THE ORIGIN OF JIU JITSU
In 1914, a Japanese Jiu-Jitsu and Judo master named Mitsuyo Maeda, (AKA Count Koma) stopped in Brazil during his World Judo tour. Maeda decided to prolong his stay and help a Japanese colony settle in the North of Brazil. A Brazilian diplomat named Gastão Gracie helped the colony with land and cattle. In return Koma, went against the Japanese tradition and volunteered to teach real Jiu-Jitsu to a non-Japanese, Gastão's son Carlos.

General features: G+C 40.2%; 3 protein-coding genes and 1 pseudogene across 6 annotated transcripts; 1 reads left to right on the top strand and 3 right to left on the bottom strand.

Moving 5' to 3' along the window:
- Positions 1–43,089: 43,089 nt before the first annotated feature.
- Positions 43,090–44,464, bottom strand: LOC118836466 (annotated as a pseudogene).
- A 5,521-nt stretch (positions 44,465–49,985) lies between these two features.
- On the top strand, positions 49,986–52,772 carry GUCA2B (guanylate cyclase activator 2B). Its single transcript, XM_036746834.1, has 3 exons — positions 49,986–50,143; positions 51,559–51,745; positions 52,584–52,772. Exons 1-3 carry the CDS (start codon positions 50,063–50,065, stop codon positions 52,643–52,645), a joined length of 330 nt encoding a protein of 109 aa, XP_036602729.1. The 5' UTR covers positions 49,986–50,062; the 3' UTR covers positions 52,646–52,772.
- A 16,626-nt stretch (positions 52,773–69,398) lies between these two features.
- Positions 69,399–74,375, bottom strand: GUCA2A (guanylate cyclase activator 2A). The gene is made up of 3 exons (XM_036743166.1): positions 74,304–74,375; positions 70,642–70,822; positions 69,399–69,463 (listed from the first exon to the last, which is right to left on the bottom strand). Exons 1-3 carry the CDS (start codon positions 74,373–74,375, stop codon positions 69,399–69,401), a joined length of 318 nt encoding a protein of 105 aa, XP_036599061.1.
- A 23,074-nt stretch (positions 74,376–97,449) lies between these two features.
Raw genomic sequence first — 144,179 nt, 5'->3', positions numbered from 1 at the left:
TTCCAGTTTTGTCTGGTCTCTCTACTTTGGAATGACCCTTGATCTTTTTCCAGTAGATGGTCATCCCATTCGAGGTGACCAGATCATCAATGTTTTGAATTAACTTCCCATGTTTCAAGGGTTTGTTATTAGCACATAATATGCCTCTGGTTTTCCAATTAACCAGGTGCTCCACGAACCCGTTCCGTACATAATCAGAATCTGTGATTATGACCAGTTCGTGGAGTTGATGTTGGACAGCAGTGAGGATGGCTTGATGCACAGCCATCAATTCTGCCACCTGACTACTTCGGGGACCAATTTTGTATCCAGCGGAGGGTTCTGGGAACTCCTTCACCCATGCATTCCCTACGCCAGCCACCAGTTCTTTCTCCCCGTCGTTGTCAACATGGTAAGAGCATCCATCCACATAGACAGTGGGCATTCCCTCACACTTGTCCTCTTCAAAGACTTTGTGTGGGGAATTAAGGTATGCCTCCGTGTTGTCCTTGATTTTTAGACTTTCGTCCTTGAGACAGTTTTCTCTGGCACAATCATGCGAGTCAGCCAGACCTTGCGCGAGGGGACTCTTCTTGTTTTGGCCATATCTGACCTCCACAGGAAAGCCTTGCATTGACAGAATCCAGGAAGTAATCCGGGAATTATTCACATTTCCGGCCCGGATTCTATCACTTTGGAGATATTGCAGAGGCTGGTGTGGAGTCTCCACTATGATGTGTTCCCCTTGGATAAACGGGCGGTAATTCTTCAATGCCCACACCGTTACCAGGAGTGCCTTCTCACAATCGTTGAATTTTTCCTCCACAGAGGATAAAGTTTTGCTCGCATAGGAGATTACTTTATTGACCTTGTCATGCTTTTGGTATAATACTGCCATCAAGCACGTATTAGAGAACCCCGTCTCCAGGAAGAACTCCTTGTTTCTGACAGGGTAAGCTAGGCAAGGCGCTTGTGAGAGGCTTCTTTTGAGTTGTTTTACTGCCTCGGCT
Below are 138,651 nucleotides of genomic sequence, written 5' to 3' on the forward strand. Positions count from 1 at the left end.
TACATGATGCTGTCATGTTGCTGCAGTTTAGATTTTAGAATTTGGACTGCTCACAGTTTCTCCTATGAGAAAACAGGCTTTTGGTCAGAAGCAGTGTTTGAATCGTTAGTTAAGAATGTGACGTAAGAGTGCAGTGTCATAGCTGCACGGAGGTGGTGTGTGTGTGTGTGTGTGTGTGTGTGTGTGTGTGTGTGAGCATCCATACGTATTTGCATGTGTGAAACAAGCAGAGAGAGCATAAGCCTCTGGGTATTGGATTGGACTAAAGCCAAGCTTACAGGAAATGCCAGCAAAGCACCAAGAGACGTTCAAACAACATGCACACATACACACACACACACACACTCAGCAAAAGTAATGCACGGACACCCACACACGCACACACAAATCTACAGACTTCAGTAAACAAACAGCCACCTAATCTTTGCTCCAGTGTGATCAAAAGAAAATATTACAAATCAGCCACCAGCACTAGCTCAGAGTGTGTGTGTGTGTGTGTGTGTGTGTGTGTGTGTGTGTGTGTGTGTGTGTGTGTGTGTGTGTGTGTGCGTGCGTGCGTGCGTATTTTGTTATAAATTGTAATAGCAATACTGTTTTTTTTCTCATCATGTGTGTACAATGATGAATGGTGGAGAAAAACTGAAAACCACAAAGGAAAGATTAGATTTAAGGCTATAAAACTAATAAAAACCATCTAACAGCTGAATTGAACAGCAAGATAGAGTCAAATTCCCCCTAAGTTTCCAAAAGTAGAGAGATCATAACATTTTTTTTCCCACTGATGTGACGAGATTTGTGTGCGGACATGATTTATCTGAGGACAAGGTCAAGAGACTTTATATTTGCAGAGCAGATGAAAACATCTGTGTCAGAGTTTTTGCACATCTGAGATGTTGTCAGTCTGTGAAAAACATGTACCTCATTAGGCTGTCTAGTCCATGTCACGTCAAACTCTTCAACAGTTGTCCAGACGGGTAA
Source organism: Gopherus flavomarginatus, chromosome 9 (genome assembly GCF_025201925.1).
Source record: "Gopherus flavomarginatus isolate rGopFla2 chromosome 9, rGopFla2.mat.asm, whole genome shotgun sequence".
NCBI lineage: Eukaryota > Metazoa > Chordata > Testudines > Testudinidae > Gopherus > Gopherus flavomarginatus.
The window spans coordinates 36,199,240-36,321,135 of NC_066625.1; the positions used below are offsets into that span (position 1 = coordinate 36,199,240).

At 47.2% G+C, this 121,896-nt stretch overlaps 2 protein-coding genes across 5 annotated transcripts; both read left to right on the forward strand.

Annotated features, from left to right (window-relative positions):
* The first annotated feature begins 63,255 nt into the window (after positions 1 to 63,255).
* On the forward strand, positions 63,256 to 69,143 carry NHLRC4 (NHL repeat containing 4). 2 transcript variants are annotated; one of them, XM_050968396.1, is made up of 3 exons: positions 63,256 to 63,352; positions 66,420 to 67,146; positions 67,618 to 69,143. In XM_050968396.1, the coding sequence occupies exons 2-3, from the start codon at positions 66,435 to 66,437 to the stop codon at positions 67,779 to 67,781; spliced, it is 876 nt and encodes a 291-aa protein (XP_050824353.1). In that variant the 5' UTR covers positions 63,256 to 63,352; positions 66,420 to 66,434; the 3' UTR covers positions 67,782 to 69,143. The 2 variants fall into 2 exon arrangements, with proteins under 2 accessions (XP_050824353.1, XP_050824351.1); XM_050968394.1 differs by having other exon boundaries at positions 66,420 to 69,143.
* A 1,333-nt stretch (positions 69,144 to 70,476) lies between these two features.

THE BIRTH OF GRACIE JIU-JITSU
Carlos, who was the oldest of five brothers, became so fascinated with Maeda’s techniques that in 1925 he opened the first Gracie Jiu-Jitsu Academy in Rio de Janeiro, Brazil. Carlos Gracie, who was interested in streetfighting and was also a boxer, quickly modified the classical techniques he learned from Count Koma to meet the demands of real, "no rules" fighting in the streets of Brazil. The young Carlos Gracie then tested and refined his system through constant matches, open to all comers, constantly working to make it more effective. At one point, he even advertised in newspapers and on street corners for new opponents upon whom to practice and further refine his art.